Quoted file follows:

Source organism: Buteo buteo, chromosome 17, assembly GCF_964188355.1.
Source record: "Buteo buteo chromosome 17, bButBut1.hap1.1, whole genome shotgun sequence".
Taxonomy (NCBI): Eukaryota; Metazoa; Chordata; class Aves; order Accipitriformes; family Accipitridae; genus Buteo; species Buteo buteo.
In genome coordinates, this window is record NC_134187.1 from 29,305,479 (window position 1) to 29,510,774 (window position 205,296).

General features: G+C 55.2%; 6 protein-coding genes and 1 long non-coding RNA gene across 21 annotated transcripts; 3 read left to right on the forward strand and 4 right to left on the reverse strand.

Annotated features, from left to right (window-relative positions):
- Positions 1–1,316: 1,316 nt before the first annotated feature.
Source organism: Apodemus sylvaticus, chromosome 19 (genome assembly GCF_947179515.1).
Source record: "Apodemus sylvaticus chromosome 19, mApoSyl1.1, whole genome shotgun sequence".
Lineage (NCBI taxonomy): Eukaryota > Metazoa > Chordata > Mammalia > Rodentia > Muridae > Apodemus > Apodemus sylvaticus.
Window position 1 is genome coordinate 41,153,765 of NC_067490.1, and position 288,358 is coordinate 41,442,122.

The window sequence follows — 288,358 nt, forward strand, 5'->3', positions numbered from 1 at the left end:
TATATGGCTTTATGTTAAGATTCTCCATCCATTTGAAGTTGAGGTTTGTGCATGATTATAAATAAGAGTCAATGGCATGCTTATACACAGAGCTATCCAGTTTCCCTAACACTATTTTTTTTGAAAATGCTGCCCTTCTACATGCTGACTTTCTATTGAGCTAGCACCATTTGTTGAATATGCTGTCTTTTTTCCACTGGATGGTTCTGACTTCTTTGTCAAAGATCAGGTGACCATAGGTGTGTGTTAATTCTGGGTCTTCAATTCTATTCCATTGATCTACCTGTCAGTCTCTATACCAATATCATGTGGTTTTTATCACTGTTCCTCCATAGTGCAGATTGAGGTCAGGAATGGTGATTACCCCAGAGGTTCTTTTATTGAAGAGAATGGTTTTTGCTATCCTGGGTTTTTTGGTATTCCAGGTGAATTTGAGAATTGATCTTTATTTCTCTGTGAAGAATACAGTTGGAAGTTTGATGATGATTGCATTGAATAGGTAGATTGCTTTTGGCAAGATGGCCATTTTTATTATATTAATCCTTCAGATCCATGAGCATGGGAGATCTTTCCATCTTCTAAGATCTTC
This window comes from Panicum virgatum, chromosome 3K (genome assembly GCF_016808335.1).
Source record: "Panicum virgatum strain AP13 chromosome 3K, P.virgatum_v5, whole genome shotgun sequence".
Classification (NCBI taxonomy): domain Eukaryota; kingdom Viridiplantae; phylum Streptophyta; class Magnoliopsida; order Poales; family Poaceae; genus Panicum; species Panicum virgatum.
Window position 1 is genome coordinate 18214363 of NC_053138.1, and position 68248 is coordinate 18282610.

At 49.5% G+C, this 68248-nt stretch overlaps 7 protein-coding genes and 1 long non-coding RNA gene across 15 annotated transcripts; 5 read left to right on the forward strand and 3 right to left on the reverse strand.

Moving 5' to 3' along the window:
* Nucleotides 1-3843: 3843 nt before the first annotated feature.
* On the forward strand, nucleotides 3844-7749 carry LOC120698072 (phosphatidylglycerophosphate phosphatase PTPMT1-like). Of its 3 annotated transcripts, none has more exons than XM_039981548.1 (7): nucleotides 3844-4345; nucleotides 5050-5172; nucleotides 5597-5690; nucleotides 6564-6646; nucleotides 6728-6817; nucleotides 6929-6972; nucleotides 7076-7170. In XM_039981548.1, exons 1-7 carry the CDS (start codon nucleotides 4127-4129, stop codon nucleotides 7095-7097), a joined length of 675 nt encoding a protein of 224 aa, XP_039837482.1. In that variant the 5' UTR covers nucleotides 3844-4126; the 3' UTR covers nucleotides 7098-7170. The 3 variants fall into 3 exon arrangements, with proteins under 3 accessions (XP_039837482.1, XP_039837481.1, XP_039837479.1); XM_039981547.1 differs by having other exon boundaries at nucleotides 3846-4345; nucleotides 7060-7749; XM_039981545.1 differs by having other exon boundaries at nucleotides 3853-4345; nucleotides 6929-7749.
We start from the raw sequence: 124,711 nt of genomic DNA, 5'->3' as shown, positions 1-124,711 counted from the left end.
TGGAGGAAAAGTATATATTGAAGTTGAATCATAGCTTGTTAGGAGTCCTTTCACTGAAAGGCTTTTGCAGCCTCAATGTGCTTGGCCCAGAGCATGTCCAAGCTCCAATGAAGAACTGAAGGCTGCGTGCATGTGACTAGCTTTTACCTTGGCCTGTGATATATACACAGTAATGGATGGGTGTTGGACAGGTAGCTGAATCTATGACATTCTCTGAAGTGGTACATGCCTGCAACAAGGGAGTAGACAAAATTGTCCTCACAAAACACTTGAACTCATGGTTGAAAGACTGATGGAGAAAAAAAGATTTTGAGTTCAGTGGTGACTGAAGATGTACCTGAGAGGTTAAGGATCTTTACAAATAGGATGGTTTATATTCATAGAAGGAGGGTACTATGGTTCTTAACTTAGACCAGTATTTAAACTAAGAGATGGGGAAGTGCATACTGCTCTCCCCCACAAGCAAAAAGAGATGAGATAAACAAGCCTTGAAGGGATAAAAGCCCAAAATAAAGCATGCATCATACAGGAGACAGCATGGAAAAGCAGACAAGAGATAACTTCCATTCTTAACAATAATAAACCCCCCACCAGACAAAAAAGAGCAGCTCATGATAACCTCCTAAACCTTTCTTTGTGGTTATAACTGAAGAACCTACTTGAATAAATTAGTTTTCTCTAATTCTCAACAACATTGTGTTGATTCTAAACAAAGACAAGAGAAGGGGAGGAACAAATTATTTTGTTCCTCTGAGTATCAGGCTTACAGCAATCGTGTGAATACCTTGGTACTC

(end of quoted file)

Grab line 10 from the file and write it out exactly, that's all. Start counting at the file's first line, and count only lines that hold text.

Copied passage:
Lineage (NCBI taxonomy): Eukaryota > Metazoa > Chordata > Mammalia > Rodentia > Muridae > Apodemus > Apodemus sylvaticus.